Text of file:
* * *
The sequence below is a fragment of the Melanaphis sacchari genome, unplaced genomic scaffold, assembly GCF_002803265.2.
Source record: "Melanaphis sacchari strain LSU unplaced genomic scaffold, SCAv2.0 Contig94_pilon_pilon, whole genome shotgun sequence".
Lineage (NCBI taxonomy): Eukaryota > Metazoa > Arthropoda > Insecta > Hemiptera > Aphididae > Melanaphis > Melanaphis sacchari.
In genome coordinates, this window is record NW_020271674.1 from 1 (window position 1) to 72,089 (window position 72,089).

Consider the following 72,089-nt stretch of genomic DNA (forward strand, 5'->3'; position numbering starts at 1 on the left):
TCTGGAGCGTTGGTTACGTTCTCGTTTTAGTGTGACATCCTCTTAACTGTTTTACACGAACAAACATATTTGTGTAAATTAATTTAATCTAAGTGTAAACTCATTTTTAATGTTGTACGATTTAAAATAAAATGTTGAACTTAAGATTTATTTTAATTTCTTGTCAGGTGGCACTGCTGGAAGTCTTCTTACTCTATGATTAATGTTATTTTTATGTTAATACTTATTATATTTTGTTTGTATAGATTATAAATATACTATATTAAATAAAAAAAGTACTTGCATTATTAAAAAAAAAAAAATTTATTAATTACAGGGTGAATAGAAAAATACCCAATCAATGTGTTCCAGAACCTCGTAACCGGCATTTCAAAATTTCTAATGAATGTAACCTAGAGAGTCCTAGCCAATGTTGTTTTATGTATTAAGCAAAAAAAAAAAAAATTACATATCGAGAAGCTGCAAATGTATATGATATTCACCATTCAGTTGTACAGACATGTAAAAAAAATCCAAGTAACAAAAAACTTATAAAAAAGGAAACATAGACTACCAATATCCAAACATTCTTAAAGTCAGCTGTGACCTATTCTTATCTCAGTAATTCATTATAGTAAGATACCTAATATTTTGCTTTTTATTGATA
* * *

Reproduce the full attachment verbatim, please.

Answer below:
The sequence below is a fragment of the Melanaphis sacchari genome, unplaced genomic scaffold, assembly GCF_002803265.2.
Source record: "Melanaphis sacchari strain LSU unplaced genomic scaffold, SCAv2.0 Contig94_pilon_pilon, whole genome shotgun sequence".
Lineage (NCBI taxonomy): Eukaryota > Metazoa > Arthropoda > Insecta > Hemiptera > Aphididae > Melanaphis > Melanaphis sacchari.
In genome coordinates, this window is record NW_020271674.1 from 1 (window position 1) to 72,089 (window position 72,089).

Consider the following 72,089-nt stretch of genomic DNA (forward strand, 5'->3'; position numbering starts at 1 on the left):
TCTGGAGCGTTGGTTACGTTCTCGTTTTAGTGTGACATCCTCTTAACTGTTTTACACGAACAAACATATTTGTGTAAATTAATTTAATCTAAGTGTAAACTCATTTTTAATGTTGTACGATTTAAAATAAAATGTTGAACTTAAGATTTATTTTAATTTCTTGTCAGGTGGCACTGCTGGAAGTCTTCTTACTCTATGATTAATGTTATTTTTATGTTAATACTTATTATATTTTGTTTGTATAGATTATAAATATACTATATTAAATAAAAAAAGTACTTGCATTATTAAAAAAAAAAAAATTTATTAATTACAGGGTGAATAGAAAAATACCCAATCAATGTGTTCCAGAACCTCGTAACCGGCATTTCAAAATTTCTAATGAATGTAACCTAGAGAGTCCTAGCCAATGTTGTTTTATGTATTAAGCAAAAAAAAAAAAAATTACATATCGAGAAGCTGCAAATGTATATGATATTCACCATTCAGTTGTACAGACATGTAAAAAAAATCCAAGTAACAAAAAACTTATAAAAAAGGAAACATAGACTACCAATATCCAAACATTCTTAAAGTCAGCTGTGACCTATTCTTATCTCAGTAATTCATTATAGTAAGATACCTAATATTTTGCTTTTTATTGATA